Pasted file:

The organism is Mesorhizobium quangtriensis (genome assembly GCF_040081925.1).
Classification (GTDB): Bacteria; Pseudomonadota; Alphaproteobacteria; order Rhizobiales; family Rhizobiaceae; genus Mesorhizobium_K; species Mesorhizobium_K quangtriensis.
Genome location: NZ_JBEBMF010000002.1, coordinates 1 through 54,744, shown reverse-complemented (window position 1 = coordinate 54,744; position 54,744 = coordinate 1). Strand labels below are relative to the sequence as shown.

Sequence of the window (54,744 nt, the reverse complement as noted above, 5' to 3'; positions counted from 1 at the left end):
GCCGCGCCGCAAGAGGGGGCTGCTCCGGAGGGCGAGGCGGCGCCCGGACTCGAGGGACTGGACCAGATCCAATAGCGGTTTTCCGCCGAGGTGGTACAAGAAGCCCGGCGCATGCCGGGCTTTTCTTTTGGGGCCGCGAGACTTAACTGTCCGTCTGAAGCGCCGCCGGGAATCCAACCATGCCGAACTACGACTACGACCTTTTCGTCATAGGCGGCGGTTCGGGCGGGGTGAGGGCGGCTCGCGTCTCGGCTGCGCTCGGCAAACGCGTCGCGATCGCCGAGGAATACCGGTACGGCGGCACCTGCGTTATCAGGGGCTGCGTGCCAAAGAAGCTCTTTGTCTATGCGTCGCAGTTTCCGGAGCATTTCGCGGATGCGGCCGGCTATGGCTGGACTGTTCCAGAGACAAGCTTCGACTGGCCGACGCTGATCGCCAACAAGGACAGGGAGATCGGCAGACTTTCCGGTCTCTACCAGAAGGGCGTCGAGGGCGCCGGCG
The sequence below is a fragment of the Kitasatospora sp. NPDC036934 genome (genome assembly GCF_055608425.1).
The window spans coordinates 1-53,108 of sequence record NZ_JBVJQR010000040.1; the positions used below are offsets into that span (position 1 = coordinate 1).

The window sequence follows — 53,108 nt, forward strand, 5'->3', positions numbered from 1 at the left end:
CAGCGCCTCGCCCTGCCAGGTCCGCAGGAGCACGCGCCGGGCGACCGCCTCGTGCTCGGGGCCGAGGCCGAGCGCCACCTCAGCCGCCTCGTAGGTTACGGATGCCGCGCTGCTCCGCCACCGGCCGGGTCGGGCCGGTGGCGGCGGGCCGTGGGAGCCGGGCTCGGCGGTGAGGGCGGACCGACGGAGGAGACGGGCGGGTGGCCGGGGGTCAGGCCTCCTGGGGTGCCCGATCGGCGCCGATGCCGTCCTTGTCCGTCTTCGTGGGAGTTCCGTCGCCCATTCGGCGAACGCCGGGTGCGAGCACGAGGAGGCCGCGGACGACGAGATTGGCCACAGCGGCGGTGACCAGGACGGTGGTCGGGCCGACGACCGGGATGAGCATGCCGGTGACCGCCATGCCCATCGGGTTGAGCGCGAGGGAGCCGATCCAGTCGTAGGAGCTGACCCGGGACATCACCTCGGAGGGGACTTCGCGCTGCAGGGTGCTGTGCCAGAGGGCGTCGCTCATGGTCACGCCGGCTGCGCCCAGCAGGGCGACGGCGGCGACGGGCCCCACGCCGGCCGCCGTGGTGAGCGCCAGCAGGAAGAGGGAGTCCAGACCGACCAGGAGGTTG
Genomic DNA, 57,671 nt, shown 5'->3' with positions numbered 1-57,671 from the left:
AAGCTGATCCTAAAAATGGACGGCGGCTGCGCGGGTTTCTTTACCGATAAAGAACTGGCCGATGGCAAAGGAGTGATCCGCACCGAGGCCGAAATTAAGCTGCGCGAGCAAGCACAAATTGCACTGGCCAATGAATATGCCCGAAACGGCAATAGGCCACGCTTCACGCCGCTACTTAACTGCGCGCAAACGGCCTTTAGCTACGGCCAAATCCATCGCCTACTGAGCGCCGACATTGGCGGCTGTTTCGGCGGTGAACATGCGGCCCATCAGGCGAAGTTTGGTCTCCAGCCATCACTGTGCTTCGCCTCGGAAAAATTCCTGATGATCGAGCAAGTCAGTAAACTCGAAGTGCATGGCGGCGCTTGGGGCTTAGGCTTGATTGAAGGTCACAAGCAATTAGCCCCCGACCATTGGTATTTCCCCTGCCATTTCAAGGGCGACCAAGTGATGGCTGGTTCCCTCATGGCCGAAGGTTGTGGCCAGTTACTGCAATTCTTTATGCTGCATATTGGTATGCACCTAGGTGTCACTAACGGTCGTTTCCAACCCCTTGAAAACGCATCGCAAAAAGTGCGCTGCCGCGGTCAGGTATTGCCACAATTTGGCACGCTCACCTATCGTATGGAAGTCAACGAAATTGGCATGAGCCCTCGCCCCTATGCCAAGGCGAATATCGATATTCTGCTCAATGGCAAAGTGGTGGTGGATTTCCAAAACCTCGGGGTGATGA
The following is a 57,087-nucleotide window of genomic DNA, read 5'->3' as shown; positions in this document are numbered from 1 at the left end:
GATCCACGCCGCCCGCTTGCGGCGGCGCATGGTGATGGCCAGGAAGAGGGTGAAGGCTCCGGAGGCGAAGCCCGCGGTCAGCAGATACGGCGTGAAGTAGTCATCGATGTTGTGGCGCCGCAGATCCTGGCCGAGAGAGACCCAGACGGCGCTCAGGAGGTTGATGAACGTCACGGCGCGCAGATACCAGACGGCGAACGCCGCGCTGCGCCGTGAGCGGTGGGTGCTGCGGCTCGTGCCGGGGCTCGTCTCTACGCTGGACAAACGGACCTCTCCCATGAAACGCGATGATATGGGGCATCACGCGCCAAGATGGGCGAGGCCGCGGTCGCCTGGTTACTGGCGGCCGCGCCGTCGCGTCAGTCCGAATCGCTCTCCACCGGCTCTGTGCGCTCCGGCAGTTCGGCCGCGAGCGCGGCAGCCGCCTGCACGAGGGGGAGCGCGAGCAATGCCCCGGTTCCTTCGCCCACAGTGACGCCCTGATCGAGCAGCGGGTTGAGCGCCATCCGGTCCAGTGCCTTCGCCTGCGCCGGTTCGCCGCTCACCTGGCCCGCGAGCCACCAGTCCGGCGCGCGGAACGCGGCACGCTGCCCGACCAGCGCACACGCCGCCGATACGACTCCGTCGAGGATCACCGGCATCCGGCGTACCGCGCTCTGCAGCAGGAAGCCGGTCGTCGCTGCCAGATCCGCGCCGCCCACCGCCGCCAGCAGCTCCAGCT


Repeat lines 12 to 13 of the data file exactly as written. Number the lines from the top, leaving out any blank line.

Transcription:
The following is a 57,087-nucleotide window of genomic DNA, read 5'->3' as shown; positions in this document are numbered from 1 at the left end:
GATCCACGCCGCCCGCTTGCGGCGGCGCATGGTGATGGCCAGGAAGAGGGTGAAGGCTCCGGAGGCGAAGCCCGCGGTCAGCAGATACGGCGTGAAGTAGTCATCGATGTTGTGGCGCCGCAGATCCTGGCCGAGAGAGACCCAGACGGCGCTCAGGAGGTTGATGAACGTCACGGCGCGCAGATACCAGACGGCGAACGCCGCGCTGCGCCGTGAGCGGTGGGTGCTGCGGCTCGTGCCGGGGCTCGTCTCTACGCTGGACAAACGGACCTCTCCCATGAAACGCGATGATATGGGGCATCACGCGCCAAGATGGGCGAGGCCGCGGTCGCCTGGTTACTGGCGGCCGCGCCGTCGCGTCAGTCCGAATCGCTCTCCACCGGCTCTGTGCGCTCCGGCAGTTCGGCCGCGAGCGCGGCAGCCGCCTGCACGAGGGGGAGCGCGAGCAATGCCCCGGTTCCTTCGCCCACAGTGACGCCCTGATCGAGCAGCGGGTTGAGCGCCATCCGGTCCAGTGCCTTCGCCTGCGCCGGTTCGCCGCTCACCTGGCCCGCGAGCCACCAGTCCGGCGCGCGGAACGCGGCACGCTGCCCGACCAGCGCACACGCCGCCGATACGACTCCGTCGAGGATCACCGGCATCCGGCGTACCGCGCTCTGCAGCAGGAAGCCGGTCGTCGCTGCCAGATCCGCGCCGCCCACCGCCGCCAGCAGCTCCAGCT